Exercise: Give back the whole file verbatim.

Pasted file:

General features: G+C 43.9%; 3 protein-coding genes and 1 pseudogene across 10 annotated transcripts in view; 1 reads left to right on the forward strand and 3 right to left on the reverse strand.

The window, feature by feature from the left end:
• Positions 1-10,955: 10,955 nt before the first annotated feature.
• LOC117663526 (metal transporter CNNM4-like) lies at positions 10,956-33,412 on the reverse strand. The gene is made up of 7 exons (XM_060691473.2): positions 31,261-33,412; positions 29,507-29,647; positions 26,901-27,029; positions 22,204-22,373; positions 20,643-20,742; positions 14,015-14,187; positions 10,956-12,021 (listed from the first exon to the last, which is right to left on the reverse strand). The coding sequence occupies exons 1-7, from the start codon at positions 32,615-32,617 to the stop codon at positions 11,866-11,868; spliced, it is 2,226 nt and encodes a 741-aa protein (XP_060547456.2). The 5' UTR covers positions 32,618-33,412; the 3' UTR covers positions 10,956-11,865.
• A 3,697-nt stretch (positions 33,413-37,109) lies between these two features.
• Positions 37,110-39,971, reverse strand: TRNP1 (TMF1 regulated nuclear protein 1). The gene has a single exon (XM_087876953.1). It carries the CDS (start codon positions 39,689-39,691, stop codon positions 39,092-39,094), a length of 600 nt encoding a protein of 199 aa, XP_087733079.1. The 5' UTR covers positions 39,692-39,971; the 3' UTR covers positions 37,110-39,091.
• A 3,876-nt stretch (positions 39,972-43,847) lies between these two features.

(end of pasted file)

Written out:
General features: G+C 43.9%; 3 protein-coding genes and 1 pseudogene across 10 annotated transcripts in view; 1 reads left to right on the forward strand and 3 right to left on the reverse strand.

The window, feature by feature from the left end:
• Positions 1-10,955: 10,955 nt before the first annotated feature.
• LOC117663526 (metal transporter CNNM4-like) lies at positions 10,956-33,412 on the reverse strand. The gene is made up of 7 exons (XM_060691473.2): positions 31,261-33,412; positions 29,507-29,647; positions 26,901-27,029; positions 22,204-22,373; positions 20,643-20,742; positions 14,015-14,187; positions 10,956-12,021 (listed from the first exon to the last, which is right to left on the reverse strand). The coding sequence occupies exons 1-7, from the start codon at positions 32,615-32,617 to the stop codon at positions 11,866-11,868; spliced, it is 2,226 nt and encodes a 741-aa protein (XP_060547456.2). The 5' UTR covers positions 32,618-33,412; the 3' UTR covers positions 10,956-11,865.
• A 3,697-nt stretch (positions 33,413-37,109) lies between these two features.
• Positions 37,110-39,971, reverse strand: TRNP1 (TMF1 regulated nuclear protein 1). The gene has a single exon (XM_087876953.1). It carries the CDS (start codon positions 39,689-39,691, stop codon positions 39,092-39,094), a length of 600 nt encoding a protein of 199 aa, XP_087733079.1. The 5' UTR covers positions 39,692-39,971; the 3' UTR covers positions 37,110-39,091.
• A 3,876-nt stretch (positions 39,972-43,847) lies between these two features.